Review

Conductor adds French flair to Rotterdam Philharmonic

Energetic conductor Yannick Nézet-Séguin perfectly blended all the sections of the Rotterdam Philhar

Mezzo-soprano Joyce DiDonato once called the compact, muscular conductor Yannick Nézet-Séguin "Mighty Mouse," and after his electrifying appearance at Valley Performing Arts Center on Tuesday with the Rotterdam Philharmonic Orchestra, one sees what she means.

Conductors need a lot of energy, but Nézet-Séguin is on another level. On a scale of one to 10, he goes to 11.

The last time the French Canadian brought the Rotterdam Philharmonic to the U.S., in 2009-10, the dates were generally concentrated on the East Coast and Canada. This time Angelenos can see why the 39-year-old Nézet-Séguin is one of the great conductors of this generation, as the orchestra's North American tour moves to dates in Costa Mesa, Palm Desert, San Diego and San Francisco over the next week.

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Now in his seventh season as music director of the Rotterdam, Nézet-Séguin succeeded Valery Gergiev, who had led the orchestra for 12 years. He's also in his third season as music director of the Philadelphia Orchestra and has led his hometown ensemble Orchestre Métropolitan (Montreal) for 15 years.

On Tuesday, two grand staples of the concert repertoire were featured: Prokofiev's Fifth Symphony and Tchaikovsky's Fifth Symphony. Both were given stunning renditions by Nézet-Séguin and his ensemble, demonstrating how Rotterdam's Russian tradition (fostered under Gergiev) has slowly been transformed by his more Gallic sensibility and approach.

In Prokofiev's Fifth Symphony, which began the program, Nézet-Séguin colored the ensemble's bravura playing and ripe colors with a distinctly French accent. The piquant opening melody in woodwind octaves, for example, signaled the kind of highly refined and elegant sound Nézet-Séguin may be starting to get from the players. There was also plenty of focused power, with the second movement and finale taken at a fast clip but never overdriven.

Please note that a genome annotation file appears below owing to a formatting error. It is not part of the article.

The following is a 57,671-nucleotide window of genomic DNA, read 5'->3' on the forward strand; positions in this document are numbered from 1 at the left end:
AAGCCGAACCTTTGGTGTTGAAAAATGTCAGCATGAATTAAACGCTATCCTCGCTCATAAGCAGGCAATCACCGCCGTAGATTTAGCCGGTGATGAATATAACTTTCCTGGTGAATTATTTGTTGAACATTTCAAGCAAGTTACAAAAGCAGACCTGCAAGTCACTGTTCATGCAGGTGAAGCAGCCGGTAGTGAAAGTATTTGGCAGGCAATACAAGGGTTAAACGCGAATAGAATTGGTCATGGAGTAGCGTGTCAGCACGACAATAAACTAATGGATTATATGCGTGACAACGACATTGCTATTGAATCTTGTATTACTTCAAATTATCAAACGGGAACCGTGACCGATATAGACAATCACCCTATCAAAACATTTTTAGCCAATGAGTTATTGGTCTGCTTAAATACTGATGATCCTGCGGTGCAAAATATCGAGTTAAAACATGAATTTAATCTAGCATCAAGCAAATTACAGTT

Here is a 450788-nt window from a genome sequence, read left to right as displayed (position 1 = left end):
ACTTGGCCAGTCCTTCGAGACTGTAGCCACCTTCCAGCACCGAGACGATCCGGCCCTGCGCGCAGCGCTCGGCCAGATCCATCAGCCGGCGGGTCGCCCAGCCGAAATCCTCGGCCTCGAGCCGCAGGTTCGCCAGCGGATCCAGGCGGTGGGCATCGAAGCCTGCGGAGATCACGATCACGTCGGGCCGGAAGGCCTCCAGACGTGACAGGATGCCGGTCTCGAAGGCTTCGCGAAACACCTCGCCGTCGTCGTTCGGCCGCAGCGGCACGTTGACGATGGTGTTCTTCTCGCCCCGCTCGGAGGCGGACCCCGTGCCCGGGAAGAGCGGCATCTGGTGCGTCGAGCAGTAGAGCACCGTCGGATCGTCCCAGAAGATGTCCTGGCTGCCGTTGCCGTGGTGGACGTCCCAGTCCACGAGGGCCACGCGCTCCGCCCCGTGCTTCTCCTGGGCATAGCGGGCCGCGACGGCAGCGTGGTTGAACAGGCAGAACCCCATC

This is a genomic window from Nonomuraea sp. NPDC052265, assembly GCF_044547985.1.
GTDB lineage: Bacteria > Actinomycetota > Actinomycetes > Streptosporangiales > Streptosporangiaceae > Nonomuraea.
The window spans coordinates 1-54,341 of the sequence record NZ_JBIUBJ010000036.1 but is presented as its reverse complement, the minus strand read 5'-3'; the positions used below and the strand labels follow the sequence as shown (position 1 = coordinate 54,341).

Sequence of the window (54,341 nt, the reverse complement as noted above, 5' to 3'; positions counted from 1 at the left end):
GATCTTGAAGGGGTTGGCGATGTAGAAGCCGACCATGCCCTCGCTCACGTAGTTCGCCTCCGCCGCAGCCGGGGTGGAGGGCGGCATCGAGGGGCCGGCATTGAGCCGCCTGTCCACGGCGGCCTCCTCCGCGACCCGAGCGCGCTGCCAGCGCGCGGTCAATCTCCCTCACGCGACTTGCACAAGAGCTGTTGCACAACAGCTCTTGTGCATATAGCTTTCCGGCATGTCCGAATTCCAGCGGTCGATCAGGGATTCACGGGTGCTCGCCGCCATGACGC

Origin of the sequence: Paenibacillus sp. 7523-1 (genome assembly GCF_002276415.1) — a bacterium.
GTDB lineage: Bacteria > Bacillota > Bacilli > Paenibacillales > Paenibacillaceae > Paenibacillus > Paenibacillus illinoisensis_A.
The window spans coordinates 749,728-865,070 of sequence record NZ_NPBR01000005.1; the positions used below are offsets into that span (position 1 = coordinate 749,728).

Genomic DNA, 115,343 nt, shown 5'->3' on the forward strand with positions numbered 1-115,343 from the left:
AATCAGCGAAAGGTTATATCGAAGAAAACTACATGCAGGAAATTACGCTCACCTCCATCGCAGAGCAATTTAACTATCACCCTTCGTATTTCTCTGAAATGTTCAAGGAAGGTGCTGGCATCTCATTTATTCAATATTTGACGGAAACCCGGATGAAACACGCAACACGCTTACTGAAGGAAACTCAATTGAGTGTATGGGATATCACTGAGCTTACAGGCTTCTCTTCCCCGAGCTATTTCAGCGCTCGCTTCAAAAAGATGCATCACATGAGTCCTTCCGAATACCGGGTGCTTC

By contrast, Tchaikovsky's more personal and sometimes anguished Fifth Symphony was imbued with warmth and hair-raising rhythmic control, especially in the final movement. Nézet-Séguin's controlled abandon, along with his ability to conjure myriad colors and polished playing from the orchestra, sustained the score's inner drama.

The Tchaikovsky also showed off the Rotterdam Phil's superb woodwinds, with delicate passages for low clarinets and bassoon conjuring a touching melancholy in the opening Andante. The brasses also came to the fore, the French horn especially eloquent in the Andante cantabile's beautiful main melody.

Every section of the orchestra showed a solid identity, but Nézet-Séguin's finest achievement may be how finely he blended the bright woodwinds, warm-hued brasses, dark strings and percussion while maintaining a secure hold on each symphony's overarching structure.

Upcoming concerts will doubtless retain the supercharged aspect of the conductor's music-making but also will bring some Ravel into the mix, with pianist Hélène Grimaud joining the orchestra in Palm Desert for the composer's lyrical and jazzy Piano Concerto in G. And in San Francisco, the conductor is adding Ravel's subtle, disarmingly childlike "Mother Goose" ("Ma mere l'Oye") to the program. The Rotterdam Philharmonic may become a French orchestra yet.

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